In ancient times, bee keeping was widely practiced and the honey bee itself was considered sacred in some circles.
And there appears to be a resurgence of the utilization of the healing properties in this sweet nectar.
"Honey has been used for thousands of years to heal. It has a property of preserving things. It preserves itself because it's the bees' bank account. It's their energy," said Dr. Allen Dennison of the Medical Associated of Rhode Island.
Dennison, an internist and assistant bee keeper, said he's been a bee-believer for more than 30 years. And he's passing along his extensive knowledge to other health care professionals.
For allergies, Dennison advises his patients to take a teaspoon of raw honey from a local supplier, put it underneath their tongue before breakfast every morning and let it melt for a few minutes.
Over time, the local honey is believed to help desensitize you to your environmental allergies.
For dry skin, Dennison uses a mixture.
"I like to mix this product or local honey with Aquaphor. Aquaphor is a Vaseline-type product and I mix it half and half," he said.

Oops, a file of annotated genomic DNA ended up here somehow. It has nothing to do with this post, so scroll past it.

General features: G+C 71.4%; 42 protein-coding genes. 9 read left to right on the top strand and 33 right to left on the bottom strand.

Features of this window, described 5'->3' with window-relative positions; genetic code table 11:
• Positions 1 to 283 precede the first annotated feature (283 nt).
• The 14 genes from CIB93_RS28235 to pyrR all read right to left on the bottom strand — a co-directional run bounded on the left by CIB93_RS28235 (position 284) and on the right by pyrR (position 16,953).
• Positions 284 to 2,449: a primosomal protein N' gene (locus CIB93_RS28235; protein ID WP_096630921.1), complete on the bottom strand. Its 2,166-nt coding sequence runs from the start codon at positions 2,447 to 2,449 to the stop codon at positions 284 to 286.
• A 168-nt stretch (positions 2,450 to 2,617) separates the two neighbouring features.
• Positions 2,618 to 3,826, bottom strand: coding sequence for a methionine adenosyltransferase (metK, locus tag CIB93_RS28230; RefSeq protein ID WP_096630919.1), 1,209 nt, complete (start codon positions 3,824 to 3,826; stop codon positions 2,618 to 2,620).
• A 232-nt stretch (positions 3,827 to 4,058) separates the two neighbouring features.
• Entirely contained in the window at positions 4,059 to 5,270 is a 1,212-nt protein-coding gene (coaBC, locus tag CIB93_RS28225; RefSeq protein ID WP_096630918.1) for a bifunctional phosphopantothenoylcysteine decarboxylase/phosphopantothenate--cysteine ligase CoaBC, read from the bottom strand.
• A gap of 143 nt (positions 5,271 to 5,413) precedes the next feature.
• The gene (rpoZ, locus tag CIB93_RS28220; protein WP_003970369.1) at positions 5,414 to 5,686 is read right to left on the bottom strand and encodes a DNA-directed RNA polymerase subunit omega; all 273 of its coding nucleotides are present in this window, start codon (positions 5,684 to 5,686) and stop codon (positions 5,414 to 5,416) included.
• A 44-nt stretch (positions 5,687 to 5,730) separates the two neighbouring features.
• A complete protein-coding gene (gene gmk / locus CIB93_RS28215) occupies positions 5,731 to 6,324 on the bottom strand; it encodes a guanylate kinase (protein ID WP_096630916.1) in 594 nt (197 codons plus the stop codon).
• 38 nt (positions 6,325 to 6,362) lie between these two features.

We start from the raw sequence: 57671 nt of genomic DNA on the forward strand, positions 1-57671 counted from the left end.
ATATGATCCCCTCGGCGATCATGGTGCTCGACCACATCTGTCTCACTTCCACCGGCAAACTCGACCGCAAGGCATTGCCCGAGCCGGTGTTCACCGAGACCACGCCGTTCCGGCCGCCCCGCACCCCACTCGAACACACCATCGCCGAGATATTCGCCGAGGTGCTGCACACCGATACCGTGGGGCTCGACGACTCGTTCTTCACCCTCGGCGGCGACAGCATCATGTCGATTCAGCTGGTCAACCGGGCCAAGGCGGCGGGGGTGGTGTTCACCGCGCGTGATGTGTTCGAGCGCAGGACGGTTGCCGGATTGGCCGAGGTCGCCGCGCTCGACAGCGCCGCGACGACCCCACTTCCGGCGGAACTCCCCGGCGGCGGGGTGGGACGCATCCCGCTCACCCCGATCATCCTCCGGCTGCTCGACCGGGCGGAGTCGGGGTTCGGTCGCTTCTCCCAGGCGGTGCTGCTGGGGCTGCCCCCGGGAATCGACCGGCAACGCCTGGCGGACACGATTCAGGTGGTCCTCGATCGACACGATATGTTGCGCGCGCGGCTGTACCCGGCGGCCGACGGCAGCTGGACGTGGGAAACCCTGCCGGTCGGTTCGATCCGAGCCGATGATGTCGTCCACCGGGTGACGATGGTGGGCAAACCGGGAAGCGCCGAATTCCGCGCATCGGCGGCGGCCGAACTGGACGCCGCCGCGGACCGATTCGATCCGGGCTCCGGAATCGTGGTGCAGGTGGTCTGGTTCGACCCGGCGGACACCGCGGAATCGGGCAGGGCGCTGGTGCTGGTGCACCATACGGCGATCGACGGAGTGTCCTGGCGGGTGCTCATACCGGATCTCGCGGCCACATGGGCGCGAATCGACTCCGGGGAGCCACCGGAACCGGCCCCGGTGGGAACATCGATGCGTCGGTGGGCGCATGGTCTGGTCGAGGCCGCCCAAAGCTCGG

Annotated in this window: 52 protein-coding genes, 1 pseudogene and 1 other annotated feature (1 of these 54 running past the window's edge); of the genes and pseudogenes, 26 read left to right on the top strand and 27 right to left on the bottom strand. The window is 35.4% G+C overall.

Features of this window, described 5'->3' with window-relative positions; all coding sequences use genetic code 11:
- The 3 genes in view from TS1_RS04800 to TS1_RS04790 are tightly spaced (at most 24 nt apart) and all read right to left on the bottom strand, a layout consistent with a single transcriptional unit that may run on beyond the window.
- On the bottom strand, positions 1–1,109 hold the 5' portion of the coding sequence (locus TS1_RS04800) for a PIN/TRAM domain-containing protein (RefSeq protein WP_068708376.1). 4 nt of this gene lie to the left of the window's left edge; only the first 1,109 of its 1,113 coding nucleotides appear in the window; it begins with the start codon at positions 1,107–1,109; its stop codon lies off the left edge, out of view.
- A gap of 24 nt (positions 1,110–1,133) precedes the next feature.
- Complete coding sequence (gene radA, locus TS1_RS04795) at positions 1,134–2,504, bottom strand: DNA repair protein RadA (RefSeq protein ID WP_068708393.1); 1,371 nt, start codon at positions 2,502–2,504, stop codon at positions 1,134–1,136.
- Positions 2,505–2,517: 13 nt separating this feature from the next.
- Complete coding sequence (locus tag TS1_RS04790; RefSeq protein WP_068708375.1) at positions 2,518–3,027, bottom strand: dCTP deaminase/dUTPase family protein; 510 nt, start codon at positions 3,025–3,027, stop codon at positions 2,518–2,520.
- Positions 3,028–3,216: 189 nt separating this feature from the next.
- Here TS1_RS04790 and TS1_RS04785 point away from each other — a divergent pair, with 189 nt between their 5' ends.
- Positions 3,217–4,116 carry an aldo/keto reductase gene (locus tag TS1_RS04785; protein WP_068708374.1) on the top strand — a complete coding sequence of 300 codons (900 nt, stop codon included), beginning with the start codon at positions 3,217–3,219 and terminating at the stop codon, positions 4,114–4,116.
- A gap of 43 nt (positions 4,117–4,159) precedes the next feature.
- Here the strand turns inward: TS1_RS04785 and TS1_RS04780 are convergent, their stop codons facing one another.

The product is MEDIHONEY and the mixture can be applied to areas where your skin is especially dry, like the heels of your feet.
"I like to rub a small amount of it on the heel. I like to go in between the toes and I rub it in," he said.
MEDIHONEY is unique in that it offers the first FDA-approved, pre-packaged methods of utilizing honey in the healing process.
"MEDIHONEY is special honey that comes from a monoculture, the tea tree plant, which is in New Zealand," Dennison said.
There are different pre-packaged products that are FDA-approved to treat diabetic wounds, first- and second-degree burns as well as some traumatic and surgical wounds.
"Bacteria are getting wise to our antibacterial ointments. Honey is going to fill the breach. It has a chemical resistance to any kind of bacteria or by yeast, and that's why honey will also protect your wound for the same reason.
Dennison recently spoke at the Evergreen House Health Center in East Providence.
For Dennison's Dry Skin Ointment:
One part local honey or MEDIHONEY ointment
One part Aquaphor
For spring allergies, Dennison suggests putting a teaspoon of light honey under your tongue first thing in the morning and letting it dissolve there for a few minutes.
For fall allergies, Dennison suggests using dark (local) honey. The dark honey, he says, has goldenrod in it, which gives it its dark color.
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